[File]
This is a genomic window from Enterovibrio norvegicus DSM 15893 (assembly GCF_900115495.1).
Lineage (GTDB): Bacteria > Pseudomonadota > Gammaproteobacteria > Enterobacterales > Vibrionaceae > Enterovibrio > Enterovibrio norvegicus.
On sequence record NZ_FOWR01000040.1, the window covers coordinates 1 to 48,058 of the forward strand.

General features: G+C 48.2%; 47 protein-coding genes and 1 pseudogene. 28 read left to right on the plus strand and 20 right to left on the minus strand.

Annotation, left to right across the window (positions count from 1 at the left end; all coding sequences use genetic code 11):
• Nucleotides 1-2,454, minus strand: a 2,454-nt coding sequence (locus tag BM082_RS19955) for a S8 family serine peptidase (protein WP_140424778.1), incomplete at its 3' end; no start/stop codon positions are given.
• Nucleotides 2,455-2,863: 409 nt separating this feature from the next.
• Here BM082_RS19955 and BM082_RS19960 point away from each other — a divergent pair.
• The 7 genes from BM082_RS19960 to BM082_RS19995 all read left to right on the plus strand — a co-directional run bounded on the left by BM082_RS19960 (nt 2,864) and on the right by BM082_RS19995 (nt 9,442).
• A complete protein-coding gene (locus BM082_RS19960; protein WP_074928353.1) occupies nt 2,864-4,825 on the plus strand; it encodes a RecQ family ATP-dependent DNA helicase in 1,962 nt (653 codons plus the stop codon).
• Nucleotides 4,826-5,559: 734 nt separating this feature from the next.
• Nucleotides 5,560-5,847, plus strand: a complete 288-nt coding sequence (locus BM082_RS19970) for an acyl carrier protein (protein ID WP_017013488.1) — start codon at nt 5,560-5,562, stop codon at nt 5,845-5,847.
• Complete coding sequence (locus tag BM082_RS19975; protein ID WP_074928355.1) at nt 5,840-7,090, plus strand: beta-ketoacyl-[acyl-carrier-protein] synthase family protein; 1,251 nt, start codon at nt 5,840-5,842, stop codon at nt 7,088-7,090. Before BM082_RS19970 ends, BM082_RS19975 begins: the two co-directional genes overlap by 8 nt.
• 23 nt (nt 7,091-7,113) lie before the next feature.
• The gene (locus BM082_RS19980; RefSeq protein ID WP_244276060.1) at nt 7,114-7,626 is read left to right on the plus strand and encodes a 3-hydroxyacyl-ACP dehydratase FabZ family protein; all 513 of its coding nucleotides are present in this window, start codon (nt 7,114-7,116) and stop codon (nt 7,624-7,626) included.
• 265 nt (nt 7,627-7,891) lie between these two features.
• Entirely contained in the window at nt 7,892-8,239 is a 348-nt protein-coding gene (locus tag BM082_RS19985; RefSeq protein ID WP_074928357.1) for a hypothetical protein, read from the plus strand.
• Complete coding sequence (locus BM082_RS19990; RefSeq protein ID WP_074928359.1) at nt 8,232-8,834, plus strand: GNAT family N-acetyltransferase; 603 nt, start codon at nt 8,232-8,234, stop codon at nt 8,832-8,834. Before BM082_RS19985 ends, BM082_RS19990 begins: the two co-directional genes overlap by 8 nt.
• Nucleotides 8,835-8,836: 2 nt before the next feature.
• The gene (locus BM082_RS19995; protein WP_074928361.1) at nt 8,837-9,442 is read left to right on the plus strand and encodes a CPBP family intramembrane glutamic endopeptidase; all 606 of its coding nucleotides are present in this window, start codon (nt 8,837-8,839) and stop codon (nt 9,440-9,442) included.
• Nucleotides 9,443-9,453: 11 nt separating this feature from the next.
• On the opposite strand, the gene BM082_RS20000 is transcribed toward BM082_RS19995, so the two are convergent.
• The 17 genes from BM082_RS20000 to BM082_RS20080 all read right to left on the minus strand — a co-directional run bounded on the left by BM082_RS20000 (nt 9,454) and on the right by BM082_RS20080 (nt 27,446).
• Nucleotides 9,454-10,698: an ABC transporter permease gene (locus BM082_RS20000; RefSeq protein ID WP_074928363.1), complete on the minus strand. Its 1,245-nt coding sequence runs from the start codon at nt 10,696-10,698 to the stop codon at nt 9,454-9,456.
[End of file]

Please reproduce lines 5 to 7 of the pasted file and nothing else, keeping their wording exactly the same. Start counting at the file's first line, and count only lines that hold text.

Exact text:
Annotation, left to right across the window (positions count from 1 at the left end; all coding sequences use genetic code 11):
• Nucleotides 1-2,454, minus strand: a 2,454-nt coding sequence (locus tag BM082_RS19955) for a S8 family serine peptidase (protein WP_140424778.1), incomplete at its 3' end; no start/stop codon positions are given.
• Nucleotides 2,455-2,863: 409 nt separating this feature from the next.